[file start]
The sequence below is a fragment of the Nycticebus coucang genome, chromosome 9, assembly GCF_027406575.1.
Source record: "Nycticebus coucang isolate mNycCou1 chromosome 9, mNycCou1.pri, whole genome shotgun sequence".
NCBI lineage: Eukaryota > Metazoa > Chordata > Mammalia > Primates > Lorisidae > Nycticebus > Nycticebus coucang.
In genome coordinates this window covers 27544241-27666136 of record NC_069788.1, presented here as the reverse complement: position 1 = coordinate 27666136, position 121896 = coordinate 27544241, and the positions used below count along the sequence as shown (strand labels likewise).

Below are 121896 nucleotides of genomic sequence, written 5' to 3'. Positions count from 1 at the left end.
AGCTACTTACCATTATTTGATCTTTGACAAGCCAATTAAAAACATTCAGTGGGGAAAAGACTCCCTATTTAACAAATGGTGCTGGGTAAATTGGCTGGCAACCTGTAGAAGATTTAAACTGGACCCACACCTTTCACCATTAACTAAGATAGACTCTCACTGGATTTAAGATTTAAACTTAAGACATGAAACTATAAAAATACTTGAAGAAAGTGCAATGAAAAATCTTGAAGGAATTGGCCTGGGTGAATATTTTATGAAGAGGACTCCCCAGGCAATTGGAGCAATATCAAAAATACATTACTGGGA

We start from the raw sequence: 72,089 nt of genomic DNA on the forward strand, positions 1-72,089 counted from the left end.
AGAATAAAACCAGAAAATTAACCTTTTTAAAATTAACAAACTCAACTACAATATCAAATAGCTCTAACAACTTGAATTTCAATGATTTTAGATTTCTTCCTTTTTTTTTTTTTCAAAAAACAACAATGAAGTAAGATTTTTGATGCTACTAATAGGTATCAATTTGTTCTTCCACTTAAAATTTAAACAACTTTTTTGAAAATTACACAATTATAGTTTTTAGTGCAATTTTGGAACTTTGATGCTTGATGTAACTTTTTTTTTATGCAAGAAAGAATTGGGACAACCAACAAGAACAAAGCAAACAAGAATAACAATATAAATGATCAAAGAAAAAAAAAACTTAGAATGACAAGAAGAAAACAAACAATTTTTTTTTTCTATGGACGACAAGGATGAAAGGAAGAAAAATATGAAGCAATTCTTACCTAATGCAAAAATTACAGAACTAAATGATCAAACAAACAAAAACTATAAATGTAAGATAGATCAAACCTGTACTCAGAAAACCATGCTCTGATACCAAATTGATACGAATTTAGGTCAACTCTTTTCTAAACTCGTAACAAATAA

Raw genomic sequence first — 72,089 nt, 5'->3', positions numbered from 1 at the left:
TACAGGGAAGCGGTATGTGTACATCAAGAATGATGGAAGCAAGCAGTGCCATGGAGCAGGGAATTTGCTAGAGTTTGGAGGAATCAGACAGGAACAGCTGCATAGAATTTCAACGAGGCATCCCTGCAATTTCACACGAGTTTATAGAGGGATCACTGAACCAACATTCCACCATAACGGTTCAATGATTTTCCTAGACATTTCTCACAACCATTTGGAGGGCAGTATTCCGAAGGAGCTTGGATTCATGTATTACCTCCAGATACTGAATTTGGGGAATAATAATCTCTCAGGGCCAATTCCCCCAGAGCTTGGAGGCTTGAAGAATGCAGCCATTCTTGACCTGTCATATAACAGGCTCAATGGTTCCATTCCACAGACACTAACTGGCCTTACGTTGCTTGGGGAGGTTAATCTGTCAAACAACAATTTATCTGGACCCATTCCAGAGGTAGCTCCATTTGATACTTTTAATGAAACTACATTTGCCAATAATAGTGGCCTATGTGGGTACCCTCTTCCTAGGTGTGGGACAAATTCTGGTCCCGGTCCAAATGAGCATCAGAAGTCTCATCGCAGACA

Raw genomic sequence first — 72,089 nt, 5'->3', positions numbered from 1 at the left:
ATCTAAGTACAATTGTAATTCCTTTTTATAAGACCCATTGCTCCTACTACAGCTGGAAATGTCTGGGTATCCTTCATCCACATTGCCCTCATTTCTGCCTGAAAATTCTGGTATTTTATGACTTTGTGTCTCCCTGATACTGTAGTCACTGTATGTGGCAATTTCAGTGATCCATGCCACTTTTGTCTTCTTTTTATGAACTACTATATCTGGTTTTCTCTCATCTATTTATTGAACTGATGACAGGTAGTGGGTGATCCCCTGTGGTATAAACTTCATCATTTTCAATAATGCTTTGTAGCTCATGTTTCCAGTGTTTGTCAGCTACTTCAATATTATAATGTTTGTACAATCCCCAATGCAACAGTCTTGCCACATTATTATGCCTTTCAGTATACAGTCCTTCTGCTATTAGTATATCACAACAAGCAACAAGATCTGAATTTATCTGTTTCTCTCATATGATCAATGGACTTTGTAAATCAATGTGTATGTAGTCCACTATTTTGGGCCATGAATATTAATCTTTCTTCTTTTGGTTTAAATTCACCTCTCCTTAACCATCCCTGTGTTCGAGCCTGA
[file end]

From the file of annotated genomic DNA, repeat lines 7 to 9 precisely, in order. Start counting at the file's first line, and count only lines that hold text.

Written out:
We start from the raw sequence: 72,089 nt of genomic DNA on the forward strand, positions 1-72,089 counted from the left end.
AGAATAAAACCAGAAAATTAACCTTTTTAAAATTAACAAACTCAACTACAATATCAAATAGCTCTAACAACTTGAATTTCAATGATTTTAGATTTCTTCCTTTTTTTTTTTTTCAAAAAACAACAATGAAGTAAGATTTTTGATGCTACTAATAGGTATCAATTTGTTCTTCCACTTAAAATTTAAACAACTTTTTTGAAAATTACACAATTATAGTTTTTAGTGCAATTTTGGAACTTTGATGCTTGATGTAACTTTTTTTTTATGCAAGAAAGAATTGGGACAACCAACAAGAACAAAGCAAACAAGAATAACAATATAAATGATCAAAGAAAAAAAAAACTTAGAATGACAAGAAGAAAACAAACAATTTTTTTTTTCTATGGACGACAAGGATGAAAGGAAGAAAAATATGAAGCAATTCTTACCTAATGCAAAAATTACAGAACTAAATGATCAAACAAACAAAAACTATAAATGTAAGATAGATCAAACCTGTACTCAGAAAACCATGCTCTGATACCAAATTGATACGAATTTAGGTCAACTCTTTTCTAAACTCGTAACAAATAA

Raw genomic sequence first — 72,089 nt, 5'->3', positions numbered from 1 at the left: